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Statutory regime for the disclosure of price sensitive information – the Implications for listed companies and their directors

Statutory regime for the disclosure of price sensitive information –  the Implications for listed companies and their directors

I. INTRODUCTION

The statutory regime for the disclosure of price sensitive information (PSI), called “inside information” under the new regime, takes effect since 1 January 2013. Disclosure of PSI has long been governed by the non-statutory Listing Rules (under Chapter 13 of the Main Board Rules and Chapter 17 of the GEM Rules). Since 1 January this year, the obligation to disclose PSI becomes a statutory obligation under the new Part XIVA of the SFO. Breach of this obligation is a civil offence for which listed companies and their directors may be liable on conviction to a fine of up to HK$8 million.

By way of background, this statutory backing for listed companies’ obligation to disclose PSI has been a long time in the making. Companies’ obligations under the Listing Rules used to be contractual obligations that they undertook to the Exchange to fulfill. They did not have the force of statute and did not give the Exchange statutory regulatory powers. Accordingly, the Exchange’s disciplinary powers were limited: it had no power to impose fines, but might publicly or privately censure firms in breach, and in extreme cases might suspend or cancel the listing of an issuer’s securities.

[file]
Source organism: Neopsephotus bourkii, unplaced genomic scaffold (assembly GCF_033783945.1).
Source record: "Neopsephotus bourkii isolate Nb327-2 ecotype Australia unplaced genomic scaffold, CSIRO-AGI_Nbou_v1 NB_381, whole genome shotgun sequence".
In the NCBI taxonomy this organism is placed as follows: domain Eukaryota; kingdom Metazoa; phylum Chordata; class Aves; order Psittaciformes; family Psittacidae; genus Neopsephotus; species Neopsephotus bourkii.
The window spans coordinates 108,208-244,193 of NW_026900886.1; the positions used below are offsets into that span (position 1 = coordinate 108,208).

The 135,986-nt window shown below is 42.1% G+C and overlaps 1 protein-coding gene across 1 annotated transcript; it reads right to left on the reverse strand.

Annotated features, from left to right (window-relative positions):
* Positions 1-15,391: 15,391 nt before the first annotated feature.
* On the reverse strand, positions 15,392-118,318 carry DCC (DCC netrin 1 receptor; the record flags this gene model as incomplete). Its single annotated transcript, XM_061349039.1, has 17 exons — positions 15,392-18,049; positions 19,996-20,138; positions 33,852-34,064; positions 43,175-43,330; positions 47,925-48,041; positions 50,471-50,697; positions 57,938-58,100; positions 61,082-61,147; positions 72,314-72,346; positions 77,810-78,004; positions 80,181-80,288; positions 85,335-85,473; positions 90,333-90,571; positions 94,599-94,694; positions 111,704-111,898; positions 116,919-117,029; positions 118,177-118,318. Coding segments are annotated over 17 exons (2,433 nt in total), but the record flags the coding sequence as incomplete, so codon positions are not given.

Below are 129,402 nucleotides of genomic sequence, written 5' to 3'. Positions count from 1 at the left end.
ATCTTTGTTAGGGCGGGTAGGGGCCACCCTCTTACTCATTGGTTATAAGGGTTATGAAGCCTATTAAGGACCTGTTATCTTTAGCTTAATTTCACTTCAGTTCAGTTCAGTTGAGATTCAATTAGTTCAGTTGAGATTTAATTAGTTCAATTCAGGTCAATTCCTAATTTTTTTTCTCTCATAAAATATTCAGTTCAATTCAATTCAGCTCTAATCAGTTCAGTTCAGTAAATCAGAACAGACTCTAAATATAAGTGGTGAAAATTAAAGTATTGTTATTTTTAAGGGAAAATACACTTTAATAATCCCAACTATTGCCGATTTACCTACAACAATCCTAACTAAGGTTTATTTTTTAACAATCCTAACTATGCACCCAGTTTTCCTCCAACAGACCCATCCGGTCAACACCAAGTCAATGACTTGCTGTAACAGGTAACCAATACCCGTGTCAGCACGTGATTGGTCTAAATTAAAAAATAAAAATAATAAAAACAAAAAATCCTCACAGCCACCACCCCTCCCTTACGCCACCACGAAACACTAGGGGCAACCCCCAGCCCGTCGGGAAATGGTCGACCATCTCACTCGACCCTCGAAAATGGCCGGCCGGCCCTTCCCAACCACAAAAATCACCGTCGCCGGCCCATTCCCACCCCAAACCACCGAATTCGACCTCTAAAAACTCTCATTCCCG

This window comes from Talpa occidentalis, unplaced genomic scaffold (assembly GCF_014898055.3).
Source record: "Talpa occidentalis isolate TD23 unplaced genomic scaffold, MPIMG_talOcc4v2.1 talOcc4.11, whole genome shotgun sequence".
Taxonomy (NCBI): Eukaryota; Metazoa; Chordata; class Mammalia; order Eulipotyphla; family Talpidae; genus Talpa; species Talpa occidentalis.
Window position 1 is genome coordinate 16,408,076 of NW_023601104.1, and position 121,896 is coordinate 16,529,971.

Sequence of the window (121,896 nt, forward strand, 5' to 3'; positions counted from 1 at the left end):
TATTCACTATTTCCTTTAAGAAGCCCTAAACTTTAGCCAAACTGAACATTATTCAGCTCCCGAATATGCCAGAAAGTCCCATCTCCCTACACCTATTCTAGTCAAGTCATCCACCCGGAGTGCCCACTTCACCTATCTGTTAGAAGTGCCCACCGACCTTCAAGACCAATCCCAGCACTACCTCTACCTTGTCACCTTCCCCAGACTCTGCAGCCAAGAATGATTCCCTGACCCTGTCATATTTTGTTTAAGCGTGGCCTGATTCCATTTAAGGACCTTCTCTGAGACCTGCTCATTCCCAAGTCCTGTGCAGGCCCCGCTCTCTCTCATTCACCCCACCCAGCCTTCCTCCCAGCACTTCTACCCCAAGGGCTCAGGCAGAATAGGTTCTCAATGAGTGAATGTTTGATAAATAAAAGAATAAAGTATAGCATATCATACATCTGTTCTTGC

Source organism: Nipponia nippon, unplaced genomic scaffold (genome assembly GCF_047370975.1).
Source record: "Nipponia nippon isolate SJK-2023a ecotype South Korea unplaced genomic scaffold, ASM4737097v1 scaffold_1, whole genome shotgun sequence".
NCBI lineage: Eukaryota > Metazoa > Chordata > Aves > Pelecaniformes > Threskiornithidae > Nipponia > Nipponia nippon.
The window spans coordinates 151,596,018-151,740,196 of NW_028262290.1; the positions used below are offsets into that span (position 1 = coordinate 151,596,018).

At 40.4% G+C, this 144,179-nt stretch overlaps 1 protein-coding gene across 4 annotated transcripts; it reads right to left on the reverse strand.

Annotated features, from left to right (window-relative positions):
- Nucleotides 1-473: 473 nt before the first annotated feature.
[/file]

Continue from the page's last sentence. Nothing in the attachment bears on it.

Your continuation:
A number of major jurisdictions which previously followed the non-statutory approach moved to a statutory approach in recent years and empowered their statutory agencies and courts to take statutory action against those breaching the rules. The UK transferred its listing regulatory role from the London Stock Exchange to the Financial Services Authority (FSA) which recast the listing requirements as statutory rules with statutory enforcement. Likewise Australia and Singapore have given their listing rules “statutory backing”.

In Hong Kong, concerns were expressed about the lack of “regulatory teeth” in the Listing Rules. The Government and the SFC have already taken a number of initiatives aimed at strengthening regulation of listed companies. In 2003, the “dual filing” regime was established under the Securities and Futures (Stock Market Listing) Rules (SMLR) under the Securities and Futures Ordinance. This imposes criminal liability on listing applicants and listed issuers who intentionally or recklessly disclose materially false or misleading information to the public.